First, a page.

Friday, July 1, 2011

Hurray for Fridays!

Today was a GOOD DAY.

A very good day indeed!

Why was it so good?” you ask. Because it was!

The morning started like any other, in the sense that I woke up later than I should have. Originally I had planned to join an R.A. trip with Beilul and Milani that departed at about 5:30 AM, but, well, I overslept. And I'm very glad of it, as that meant I had almost four hours of that lovely in-between state of not quite asleep and not quite awake before I had to wake up and snag breakfast and some very yummy coffee before heading off to class.

In class the topic was free speech. Our morning session looked at two free speech cases from the end of World War I, learning about the origins of a government's limit on how much it can interfere with the rights protected within the first amendment. Apparently they can do a great deal. I cannot for the life of me understand why. The first amendment begins with the words “Congress shall make no law” affecting the rights listed in the first amendment, free speech included. So how in the heck the Supreme Court, the righteous guardians of the U.S. Constitution, could rule that something so blatantly violating that right, like the Sedition and Espionage Acts that criminalized any criticism of the government as well as of the war effort in Europe, were constitutional is beyond me. The justices make some justification for the ruling, saying that free speech is “limited” and that war times constituted different rules about what is acceptable or not, but nowhere in the actual United States Constitution does it say anything about when a government can restrict free speech. Nowhere. Political arguments can be made in favor of limitation, sure; but this is utterly incredible, the idea that the justices agree (unanimously, in fact!) that any limits can be placed on the first amendment because it could harm someone. The right to due process, meaning a trial that follows a set and outlined procedure, is also a right protected under the first 10 amendments, and yet you never hear of due process being interfered with because it might “harm” someone. The whole interpretation is absurd. It does not say anywhere in the Constitution that Congress has the right to interfere with freedom of speech, but it is very specific as to the fact that Congress cannot limit free speech through law making. The justices who made that decision were bowing under political pressure of the time to prevent the danger of a communist revolution in America, and so were more willing to be swayed to the idea that if the free speech presents a danger to the “public good” then it should be regulated. Ridiculous. Utterly ridiculous. The afternoon class was more of the same. Oh, and apparently students have no right to free speech either because we are under the protection of the schools. Who knew?

After class we met with Mrs. L to discuss our Fourth of July Coney Island trip, and then my day really got started. At a quarter to 5, I walked over to the gazebo (there's a gazebo on campus right outside the three big dorms, a great central meeting place) and met Valerian, an RA who had organized a trip to a photography museum. It ended up being actually a really large group! I convinced a roommate of mine to go, Adi from Canada, and it ended up being about twenty people... and only three of them girls! The trip was incredible though. We took the subway over to the museum, and everyone chipped in a few bucks for the donation-based admission. The museum had two exhibits: the smaller of the two was called “Hiroshima: Ground Zero 1945” and was incredibly sad. I couldn't stay in that exhibit for more than a few minutes at a time. I was more interested by the other exhibit that took up most of the rest of the small museum: the photographs of Elliot Erwitt. He is a photographer with a sense of humour! This was one of my favorites by him, and made me laugh out loud when I saw it and realized the comparison between the girls and the geese... hopefully you can too!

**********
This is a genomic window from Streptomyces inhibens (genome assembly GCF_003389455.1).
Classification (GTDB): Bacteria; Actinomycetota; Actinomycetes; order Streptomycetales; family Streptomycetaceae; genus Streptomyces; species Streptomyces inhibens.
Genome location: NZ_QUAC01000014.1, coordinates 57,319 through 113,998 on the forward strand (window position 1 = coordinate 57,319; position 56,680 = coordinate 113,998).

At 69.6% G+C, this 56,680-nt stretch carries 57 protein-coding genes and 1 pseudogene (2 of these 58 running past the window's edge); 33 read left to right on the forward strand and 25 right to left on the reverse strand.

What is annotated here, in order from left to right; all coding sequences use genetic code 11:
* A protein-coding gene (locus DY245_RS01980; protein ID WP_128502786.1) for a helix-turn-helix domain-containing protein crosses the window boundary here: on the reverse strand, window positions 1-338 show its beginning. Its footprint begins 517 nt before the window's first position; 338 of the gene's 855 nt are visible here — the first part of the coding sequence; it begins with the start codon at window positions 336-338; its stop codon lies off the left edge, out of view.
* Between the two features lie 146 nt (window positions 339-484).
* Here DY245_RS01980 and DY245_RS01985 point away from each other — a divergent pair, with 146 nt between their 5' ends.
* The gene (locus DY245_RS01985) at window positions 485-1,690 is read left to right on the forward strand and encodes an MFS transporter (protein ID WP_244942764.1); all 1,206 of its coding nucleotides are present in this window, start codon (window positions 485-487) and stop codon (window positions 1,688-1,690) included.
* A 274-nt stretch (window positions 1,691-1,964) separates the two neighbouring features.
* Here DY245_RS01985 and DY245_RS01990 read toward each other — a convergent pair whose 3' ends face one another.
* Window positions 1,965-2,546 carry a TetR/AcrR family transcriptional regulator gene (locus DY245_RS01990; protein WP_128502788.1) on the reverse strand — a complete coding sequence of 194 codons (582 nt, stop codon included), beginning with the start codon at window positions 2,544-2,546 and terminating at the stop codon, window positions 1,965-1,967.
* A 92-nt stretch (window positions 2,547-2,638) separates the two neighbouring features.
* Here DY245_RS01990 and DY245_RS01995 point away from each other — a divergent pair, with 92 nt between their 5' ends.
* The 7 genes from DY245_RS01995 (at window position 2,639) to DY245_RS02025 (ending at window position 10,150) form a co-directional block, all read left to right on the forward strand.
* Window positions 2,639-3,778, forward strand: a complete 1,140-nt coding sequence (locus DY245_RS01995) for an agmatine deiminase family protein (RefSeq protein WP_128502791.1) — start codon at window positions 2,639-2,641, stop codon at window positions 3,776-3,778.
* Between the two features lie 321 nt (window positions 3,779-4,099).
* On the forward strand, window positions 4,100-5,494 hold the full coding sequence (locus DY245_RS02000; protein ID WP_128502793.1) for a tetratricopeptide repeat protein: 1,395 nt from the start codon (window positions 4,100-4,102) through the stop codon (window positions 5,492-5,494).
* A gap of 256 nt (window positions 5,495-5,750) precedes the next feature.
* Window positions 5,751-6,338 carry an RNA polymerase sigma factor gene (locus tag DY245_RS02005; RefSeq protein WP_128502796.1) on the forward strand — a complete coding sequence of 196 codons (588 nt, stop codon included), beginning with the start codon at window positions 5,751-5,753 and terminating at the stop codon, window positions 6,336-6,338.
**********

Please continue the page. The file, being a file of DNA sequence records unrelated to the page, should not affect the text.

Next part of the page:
by Elliott Erwitt
Erwitt's photos are really spectacular, even his non-humorous ones. He was, besides an artistic photographer, a photojournalist, and his work on the Civil Rights movement is very well known. He was one of the only photojournalists to get into Russia at that time. His work is amazing, pure and simple.

After the museum, Valerian took our group to Times Square, which was a bustling hub of people as I expected; while everyone else was snapping touristy photos of the flashing lights (as they should!) I took some photos of the tourists themselves, though I certainly did take the classic Times-Square-photos as well.

Some tourists in Times Square

Times Square itself
After Times Square we went and ate at a delicious Korean restaurant; I was very impressed when the staff didn't even bat an eye at our huge numbers. Many of the guys there had never eaten Korean food, and it was quite an experience for all of them, I'm sure!

Dinner was finished soon (guys eat fast, apparently) and we all chipped in our share for what we'd paid before leaving the restaurant. In a little impromptu trip, a smaller group split off and ten of us went to the Rockefeller Center to see the city at night; it was gorgeous, and I made more than a few friends that night!
from atop the Rockefeller Center at night

Names Can Be Deceiving

This is true of the comedy group the Harvard Sailing Team. No members attended Harvard, and no members sail. Regardless of the name, they were hilarious.